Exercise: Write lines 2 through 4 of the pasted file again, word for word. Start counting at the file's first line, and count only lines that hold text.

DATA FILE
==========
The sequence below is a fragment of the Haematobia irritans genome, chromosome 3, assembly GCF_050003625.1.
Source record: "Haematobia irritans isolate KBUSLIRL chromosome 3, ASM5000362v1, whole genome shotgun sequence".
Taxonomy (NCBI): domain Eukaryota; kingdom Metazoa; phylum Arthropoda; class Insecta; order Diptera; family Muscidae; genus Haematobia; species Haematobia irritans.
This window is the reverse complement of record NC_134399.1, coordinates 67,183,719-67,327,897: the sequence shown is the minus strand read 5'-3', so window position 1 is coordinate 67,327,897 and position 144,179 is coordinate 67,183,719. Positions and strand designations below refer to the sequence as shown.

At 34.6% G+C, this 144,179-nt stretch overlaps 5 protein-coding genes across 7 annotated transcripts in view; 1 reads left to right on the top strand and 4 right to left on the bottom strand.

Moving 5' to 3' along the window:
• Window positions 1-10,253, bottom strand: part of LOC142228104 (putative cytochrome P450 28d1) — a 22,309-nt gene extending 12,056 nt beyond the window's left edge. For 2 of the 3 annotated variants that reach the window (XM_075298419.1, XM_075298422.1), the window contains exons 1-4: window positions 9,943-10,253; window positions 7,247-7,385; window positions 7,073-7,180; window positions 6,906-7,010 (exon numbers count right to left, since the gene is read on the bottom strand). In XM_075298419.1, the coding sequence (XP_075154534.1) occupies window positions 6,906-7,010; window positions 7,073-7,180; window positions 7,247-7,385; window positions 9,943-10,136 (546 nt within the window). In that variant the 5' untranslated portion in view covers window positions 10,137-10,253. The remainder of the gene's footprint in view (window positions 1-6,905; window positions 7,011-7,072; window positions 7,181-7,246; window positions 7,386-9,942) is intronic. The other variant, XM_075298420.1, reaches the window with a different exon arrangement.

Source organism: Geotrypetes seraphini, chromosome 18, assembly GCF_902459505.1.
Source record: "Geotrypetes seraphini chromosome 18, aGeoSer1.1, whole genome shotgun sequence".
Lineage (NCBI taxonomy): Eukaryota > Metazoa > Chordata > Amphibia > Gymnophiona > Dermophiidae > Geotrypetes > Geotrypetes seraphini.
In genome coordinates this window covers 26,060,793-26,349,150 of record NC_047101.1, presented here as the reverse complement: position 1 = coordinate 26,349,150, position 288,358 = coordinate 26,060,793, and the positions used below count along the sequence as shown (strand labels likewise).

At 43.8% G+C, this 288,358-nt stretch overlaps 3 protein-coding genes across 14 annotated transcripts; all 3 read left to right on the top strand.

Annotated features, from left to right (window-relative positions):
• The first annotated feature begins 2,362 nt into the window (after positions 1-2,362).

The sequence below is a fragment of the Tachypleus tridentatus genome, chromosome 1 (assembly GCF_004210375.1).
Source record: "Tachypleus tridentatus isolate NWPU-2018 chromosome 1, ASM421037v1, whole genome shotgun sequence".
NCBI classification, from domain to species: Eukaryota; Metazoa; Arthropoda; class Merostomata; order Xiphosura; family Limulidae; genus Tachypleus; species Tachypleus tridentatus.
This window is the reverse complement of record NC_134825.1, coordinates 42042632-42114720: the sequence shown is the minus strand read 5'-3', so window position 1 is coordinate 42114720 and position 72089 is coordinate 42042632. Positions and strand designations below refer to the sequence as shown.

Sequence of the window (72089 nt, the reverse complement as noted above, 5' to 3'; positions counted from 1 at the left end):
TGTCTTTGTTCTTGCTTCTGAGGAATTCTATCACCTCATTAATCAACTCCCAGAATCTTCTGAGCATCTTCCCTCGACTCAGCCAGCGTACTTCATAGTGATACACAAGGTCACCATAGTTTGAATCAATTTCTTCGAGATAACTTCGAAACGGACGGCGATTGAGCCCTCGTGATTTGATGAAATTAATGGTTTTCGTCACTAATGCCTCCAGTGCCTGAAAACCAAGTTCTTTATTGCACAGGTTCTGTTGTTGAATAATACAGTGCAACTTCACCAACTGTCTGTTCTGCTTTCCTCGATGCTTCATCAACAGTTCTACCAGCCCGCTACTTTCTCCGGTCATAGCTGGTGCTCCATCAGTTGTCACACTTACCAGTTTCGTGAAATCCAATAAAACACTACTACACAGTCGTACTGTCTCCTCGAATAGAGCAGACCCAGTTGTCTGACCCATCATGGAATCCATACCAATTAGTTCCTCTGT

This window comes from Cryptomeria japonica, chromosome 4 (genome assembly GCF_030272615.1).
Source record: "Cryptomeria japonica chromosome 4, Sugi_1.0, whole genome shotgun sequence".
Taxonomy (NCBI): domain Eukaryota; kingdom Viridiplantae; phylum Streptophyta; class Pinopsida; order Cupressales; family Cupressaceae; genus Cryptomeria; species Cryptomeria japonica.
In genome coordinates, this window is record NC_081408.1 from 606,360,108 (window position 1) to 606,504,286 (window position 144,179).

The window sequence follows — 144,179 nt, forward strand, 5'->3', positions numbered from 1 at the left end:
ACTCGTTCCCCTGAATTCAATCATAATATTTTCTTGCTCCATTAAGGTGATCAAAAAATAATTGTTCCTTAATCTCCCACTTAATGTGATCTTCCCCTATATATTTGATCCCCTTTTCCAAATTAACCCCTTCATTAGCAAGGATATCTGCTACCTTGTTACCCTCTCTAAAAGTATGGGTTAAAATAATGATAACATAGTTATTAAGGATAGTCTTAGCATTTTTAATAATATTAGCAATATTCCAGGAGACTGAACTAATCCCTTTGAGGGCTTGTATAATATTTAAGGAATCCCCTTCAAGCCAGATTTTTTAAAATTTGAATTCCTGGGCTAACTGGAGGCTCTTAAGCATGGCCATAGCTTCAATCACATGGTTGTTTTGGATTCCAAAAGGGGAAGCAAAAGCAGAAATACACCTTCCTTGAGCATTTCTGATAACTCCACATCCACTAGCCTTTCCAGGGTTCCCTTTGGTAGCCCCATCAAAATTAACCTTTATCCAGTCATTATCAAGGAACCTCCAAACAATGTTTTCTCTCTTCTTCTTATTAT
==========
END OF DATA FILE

Source record: "Haematobia irritans isolate KBUSLIRL chromosome 3, ASM5000362v1, whole genome shotgun sequence".
Taxonomy (NCBI): domain Eukaryota; kingdom Metazoa; phylum Arthropoda; class Insecta; order Diptera; family Muscidae; genus Haematobia; species Haematobia irritans.
This window is the reverse complement of record NC_134399.1, coordinates 67,183,719-67,327,897: the sequence shown is the minus strand read 5'-3', so window position 1 is coordinate 67,327,897 and position 144,179 is coordinate 67,183,719. Positions and strand designations below refer to the sequence as shown.